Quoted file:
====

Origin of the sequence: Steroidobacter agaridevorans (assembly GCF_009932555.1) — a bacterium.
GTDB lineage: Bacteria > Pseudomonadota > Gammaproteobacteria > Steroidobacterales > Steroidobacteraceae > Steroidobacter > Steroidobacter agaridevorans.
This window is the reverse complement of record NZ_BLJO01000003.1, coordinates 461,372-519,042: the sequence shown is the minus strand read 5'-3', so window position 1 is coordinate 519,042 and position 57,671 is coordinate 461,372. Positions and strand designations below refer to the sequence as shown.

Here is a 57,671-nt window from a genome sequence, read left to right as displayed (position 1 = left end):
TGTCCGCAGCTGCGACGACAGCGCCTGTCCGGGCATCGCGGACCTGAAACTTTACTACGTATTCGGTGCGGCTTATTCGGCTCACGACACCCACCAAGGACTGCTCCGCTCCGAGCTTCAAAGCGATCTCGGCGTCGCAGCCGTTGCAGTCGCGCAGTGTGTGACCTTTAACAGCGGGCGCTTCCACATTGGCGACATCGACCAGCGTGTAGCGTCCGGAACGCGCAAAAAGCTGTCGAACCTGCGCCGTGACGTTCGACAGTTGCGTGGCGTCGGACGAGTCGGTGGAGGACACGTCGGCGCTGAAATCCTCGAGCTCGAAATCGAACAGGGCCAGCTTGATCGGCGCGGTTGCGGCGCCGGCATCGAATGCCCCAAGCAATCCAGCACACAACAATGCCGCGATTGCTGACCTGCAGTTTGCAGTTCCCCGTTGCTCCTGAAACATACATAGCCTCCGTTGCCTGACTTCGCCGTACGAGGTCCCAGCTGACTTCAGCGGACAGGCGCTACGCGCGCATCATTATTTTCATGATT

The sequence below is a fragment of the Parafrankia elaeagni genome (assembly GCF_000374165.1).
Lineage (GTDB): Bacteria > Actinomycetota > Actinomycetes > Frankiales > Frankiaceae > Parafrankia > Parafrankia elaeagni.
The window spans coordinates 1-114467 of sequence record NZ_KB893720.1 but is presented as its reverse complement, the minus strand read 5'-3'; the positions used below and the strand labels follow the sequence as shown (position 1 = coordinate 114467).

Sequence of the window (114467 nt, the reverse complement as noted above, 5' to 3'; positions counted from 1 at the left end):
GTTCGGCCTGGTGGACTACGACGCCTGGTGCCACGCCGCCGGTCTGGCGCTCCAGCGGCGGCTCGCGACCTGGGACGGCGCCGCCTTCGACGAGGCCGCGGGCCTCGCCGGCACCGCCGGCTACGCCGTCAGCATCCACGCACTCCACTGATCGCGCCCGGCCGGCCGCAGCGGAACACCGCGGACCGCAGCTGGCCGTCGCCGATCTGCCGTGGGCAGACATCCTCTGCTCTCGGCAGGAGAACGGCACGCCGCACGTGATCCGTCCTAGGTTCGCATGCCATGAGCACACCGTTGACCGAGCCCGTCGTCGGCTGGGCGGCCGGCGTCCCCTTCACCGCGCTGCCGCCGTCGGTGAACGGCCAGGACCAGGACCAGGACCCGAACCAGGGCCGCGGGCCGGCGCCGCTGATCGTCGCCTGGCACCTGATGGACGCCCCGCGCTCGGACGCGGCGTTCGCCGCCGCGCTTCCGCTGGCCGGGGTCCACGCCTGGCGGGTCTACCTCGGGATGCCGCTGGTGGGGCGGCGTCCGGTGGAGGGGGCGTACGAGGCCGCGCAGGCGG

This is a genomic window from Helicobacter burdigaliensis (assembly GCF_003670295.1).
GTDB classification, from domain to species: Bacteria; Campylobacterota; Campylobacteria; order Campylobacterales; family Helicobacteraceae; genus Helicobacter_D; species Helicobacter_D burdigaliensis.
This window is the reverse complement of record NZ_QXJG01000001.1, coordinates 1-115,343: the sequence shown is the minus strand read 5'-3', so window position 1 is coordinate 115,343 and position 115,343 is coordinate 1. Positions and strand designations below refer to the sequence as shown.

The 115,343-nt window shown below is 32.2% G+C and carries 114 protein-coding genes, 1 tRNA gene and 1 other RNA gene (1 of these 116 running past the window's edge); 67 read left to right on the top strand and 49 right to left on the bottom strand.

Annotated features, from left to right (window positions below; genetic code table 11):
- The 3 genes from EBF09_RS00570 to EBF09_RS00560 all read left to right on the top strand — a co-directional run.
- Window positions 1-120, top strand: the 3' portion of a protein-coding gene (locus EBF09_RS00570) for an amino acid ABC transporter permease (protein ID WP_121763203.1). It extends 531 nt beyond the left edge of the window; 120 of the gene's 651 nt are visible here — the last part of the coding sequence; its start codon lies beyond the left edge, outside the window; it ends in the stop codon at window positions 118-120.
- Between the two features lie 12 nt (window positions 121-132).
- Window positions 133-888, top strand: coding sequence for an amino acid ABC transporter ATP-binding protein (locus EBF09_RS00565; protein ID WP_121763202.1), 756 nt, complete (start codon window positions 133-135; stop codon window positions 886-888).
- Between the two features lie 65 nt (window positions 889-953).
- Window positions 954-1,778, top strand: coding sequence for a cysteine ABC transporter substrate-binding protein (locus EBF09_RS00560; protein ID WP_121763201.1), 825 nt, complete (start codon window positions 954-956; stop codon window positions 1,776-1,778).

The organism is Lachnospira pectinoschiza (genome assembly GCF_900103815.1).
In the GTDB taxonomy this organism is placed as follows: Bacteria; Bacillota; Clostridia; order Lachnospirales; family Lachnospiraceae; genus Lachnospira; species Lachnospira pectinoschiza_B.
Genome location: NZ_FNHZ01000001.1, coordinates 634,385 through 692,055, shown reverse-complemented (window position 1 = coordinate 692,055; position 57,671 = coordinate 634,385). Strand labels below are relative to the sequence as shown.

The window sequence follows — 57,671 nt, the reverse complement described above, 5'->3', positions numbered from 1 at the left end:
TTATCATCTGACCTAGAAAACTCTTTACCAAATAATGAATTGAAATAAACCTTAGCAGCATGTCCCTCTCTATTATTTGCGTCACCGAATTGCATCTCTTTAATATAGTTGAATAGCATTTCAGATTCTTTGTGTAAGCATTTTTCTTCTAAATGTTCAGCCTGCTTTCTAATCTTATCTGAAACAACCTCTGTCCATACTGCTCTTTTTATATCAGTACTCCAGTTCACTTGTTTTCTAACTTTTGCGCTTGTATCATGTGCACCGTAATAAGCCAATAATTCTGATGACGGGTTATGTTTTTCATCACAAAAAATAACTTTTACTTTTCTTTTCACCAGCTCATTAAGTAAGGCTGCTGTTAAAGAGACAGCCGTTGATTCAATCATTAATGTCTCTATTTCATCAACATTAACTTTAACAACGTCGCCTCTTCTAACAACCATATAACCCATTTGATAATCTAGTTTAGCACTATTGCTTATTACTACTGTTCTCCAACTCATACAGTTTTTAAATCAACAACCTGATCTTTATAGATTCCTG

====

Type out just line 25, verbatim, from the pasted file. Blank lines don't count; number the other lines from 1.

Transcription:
The window sequence follows — 57,671 nt, the reverse complement described above, 5'->3', positions numbered from 1 at the left end: